Since 2013, millions of people have turned to Vine to laugh at loops and see creativity unfold. Today, we are sharing the news that in the coming months we’ll be discontinuing the mobile app. Nothing is happening to the apps, website or your Vines today. We value you, your Vines, and are going to do this the right way. You’ll be able to access and download your Vines. We’ll be keeping the website online because we think it’s important to still be able to watch all the incredible Vines that have been made. You will be notified before we make any changes to the app or website. - Important News about Vine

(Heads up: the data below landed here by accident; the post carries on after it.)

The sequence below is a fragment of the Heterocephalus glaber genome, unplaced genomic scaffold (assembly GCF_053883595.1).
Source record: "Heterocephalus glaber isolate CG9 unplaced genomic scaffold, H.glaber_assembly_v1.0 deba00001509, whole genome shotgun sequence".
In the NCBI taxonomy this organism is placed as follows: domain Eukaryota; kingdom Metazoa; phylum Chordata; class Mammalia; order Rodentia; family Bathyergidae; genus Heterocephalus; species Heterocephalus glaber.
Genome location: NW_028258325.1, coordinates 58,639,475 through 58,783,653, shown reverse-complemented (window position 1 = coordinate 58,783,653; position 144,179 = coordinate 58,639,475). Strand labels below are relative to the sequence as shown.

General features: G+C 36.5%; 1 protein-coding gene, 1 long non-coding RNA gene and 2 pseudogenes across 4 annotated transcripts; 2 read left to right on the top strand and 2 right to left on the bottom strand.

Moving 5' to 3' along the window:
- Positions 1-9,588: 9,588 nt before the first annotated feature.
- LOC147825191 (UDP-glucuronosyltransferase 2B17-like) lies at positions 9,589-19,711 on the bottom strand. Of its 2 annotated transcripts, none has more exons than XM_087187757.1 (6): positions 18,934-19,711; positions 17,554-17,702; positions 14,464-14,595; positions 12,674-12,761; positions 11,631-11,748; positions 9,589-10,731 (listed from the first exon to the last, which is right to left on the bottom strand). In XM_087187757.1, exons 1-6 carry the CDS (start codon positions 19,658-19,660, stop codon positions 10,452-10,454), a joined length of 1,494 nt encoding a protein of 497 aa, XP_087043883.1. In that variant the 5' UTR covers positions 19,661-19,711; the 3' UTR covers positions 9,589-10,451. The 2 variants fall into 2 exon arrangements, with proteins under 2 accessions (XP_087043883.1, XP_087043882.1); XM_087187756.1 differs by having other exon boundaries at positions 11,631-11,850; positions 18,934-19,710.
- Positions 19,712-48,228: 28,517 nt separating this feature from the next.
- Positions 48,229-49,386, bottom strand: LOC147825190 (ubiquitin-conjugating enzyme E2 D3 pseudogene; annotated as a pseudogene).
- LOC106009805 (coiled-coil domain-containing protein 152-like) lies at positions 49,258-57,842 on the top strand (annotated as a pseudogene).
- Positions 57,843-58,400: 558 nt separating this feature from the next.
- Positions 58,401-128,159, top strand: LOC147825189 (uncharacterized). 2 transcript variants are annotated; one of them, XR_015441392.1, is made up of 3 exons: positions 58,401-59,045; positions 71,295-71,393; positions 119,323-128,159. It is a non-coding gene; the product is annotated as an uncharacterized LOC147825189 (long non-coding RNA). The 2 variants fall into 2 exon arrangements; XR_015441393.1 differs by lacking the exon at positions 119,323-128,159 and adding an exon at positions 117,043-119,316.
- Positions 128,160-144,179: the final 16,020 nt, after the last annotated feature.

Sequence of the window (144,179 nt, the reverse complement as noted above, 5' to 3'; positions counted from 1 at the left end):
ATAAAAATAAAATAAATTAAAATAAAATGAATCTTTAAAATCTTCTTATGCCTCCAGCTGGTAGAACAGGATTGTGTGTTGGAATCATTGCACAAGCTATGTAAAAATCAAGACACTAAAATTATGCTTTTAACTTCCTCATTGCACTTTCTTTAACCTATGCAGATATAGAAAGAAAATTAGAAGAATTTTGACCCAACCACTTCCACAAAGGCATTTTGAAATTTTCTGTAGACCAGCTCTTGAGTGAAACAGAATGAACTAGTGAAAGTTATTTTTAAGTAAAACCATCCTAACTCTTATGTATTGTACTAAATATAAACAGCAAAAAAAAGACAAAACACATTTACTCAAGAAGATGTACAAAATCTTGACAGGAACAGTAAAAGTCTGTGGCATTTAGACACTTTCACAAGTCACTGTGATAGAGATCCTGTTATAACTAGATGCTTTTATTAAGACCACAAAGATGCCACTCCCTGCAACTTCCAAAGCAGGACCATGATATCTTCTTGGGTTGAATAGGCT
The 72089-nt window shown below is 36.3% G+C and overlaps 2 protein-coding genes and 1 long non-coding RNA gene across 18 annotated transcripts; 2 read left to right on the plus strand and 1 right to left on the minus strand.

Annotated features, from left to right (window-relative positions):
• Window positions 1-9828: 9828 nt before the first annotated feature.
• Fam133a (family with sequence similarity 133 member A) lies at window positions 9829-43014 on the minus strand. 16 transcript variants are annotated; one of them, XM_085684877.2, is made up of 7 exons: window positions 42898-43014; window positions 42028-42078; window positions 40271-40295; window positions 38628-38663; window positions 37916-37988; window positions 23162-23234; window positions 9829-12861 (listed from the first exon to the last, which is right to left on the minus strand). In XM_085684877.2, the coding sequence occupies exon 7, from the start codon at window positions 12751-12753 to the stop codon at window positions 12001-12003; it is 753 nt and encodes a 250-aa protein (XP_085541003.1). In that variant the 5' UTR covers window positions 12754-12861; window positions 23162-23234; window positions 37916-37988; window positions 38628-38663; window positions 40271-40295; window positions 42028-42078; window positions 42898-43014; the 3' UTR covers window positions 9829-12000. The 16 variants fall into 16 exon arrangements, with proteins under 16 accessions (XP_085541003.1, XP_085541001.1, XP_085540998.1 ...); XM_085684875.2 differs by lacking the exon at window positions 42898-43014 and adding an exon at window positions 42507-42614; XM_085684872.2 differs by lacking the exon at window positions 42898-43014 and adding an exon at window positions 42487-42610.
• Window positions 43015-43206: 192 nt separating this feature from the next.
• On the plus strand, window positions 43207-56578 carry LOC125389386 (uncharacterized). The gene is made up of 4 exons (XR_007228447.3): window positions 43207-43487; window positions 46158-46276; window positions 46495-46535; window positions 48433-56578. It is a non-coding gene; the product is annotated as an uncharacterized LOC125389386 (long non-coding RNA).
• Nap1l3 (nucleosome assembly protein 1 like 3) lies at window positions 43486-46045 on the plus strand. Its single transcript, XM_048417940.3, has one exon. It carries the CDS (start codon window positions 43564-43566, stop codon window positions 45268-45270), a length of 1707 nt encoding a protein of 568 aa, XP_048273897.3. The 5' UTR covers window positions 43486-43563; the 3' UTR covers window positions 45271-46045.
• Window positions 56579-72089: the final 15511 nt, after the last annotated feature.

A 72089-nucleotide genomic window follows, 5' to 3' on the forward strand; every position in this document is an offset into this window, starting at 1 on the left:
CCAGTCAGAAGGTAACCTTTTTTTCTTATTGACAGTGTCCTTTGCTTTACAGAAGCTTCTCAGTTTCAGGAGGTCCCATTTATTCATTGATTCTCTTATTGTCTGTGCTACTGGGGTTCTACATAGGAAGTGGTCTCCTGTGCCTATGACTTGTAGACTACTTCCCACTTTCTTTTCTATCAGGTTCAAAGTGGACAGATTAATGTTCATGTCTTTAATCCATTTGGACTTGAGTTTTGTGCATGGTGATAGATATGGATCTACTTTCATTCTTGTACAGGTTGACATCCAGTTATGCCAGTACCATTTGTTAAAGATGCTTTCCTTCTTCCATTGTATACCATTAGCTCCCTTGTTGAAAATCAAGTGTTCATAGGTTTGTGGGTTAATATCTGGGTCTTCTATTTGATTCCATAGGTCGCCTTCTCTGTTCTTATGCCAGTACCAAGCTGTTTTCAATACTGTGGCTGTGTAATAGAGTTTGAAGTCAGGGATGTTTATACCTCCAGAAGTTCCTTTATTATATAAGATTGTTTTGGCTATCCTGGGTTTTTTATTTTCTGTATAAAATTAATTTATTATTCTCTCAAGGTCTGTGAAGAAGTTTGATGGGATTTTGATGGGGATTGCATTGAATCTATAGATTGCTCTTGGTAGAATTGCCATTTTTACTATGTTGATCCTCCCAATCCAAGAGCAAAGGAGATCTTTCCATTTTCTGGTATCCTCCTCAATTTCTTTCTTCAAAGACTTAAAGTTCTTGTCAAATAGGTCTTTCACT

A year ago, former DJBooth squad members Nathan, Lucas and I talked about how Vine was affecting music, dance and celebrity culture. Ordinary people were becoming social media sensations because of the app. Rappers were launching their careers without the need of blog coverage because hordes of people were promoting their music through the clips. I had no idea who T-Wayne was at the time, nor did I have any clue that his “Nasty Freestyle” was inspiring countless YouTube and Vine videos of people doing “The Whip.” Before Cam Newton, the dab was already causing a small, but rumbling uproar. Any time stars are being born so quickly, it feels as if you’re looking at what has the ability to shift normality and change culture. Vine affected lives, and it was also affecting the music industry. Sadly, our prediction of Vine being its own ecosystem came to an end today when Twitter announced that it would be discontinuing the application and bringing an abrupt end to the social media’s Vine era.